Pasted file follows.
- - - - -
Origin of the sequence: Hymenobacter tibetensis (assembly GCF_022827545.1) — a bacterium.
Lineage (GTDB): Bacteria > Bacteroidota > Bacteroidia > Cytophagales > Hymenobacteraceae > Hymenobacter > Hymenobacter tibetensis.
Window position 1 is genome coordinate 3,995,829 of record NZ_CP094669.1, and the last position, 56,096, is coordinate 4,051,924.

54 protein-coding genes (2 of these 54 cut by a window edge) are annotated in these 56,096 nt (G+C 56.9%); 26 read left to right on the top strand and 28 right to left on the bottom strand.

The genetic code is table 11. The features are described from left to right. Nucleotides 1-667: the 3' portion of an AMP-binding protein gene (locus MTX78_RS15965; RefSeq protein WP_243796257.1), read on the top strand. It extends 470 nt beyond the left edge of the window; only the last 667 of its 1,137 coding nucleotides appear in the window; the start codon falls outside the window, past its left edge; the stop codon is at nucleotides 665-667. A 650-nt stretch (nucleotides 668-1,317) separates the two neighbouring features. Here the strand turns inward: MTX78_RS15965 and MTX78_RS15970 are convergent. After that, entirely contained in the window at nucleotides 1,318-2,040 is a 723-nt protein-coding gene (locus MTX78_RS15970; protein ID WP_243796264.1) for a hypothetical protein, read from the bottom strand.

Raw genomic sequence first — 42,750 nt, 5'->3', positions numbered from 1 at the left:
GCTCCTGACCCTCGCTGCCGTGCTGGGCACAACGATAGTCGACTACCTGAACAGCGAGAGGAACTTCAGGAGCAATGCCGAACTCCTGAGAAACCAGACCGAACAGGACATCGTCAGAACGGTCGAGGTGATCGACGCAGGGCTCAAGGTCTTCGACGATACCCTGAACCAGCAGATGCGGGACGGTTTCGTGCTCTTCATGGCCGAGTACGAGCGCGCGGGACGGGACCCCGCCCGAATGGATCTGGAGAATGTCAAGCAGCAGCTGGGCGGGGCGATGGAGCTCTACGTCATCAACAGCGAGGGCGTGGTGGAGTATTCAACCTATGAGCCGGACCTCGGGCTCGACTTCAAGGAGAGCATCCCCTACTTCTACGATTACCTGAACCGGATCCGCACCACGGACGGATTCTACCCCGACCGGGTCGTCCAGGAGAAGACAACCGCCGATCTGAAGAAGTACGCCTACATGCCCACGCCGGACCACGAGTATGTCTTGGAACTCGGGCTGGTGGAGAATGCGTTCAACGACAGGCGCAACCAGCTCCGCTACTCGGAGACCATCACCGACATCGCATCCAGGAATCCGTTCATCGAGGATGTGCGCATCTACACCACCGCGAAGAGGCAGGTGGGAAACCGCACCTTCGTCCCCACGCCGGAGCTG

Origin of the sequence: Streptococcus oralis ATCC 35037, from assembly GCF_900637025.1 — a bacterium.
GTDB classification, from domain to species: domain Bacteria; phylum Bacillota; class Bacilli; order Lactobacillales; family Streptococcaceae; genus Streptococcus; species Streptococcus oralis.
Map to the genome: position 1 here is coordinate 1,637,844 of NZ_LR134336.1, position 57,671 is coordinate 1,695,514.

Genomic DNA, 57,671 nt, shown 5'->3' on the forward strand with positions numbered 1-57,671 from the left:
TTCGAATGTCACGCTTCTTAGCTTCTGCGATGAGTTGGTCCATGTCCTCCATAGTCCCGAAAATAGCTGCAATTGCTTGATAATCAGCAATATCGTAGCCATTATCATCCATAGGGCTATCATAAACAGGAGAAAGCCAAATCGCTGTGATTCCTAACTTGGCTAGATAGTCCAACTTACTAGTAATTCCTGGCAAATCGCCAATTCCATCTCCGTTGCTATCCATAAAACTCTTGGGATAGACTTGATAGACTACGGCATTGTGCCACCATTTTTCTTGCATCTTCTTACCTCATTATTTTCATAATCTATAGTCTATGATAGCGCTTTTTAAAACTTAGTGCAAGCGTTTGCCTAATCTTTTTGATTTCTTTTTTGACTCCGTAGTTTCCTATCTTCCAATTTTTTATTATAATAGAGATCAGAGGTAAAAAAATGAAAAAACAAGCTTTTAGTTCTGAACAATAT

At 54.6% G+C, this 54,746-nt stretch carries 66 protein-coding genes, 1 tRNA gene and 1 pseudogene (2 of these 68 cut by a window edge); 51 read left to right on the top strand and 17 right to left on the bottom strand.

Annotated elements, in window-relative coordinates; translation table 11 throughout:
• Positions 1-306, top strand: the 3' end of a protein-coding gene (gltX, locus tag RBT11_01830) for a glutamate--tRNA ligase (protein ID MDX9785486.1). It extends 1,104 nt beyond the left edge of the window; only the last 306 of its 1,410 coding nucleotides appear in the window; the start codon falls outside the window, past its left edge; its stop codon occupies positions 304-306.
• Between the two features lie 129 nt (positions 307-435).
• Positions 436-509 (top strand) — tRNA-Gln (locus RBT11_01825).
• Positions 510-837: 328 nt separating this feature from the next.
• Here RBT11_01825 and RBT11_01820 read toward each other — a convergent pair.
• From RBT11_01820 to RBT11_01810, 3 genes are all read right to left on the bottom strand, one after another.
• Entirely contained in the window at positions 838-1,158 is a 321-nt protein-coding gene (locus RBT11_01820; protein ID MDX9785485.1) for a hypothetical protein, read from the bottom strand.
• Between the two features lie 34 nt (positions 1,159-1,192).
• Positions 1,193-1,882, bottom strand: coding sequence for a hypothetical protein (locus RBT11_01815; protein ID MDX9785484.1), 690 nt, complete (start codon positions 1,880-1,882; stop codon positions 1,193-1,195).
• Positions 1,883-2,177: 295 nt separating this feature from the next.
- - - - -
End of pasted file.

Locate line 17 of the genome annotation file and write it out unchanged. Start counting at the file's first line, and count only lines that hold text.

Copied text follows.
• Positions 436-509 (top strand) — tRNA-Gln (locus RBT11_01825).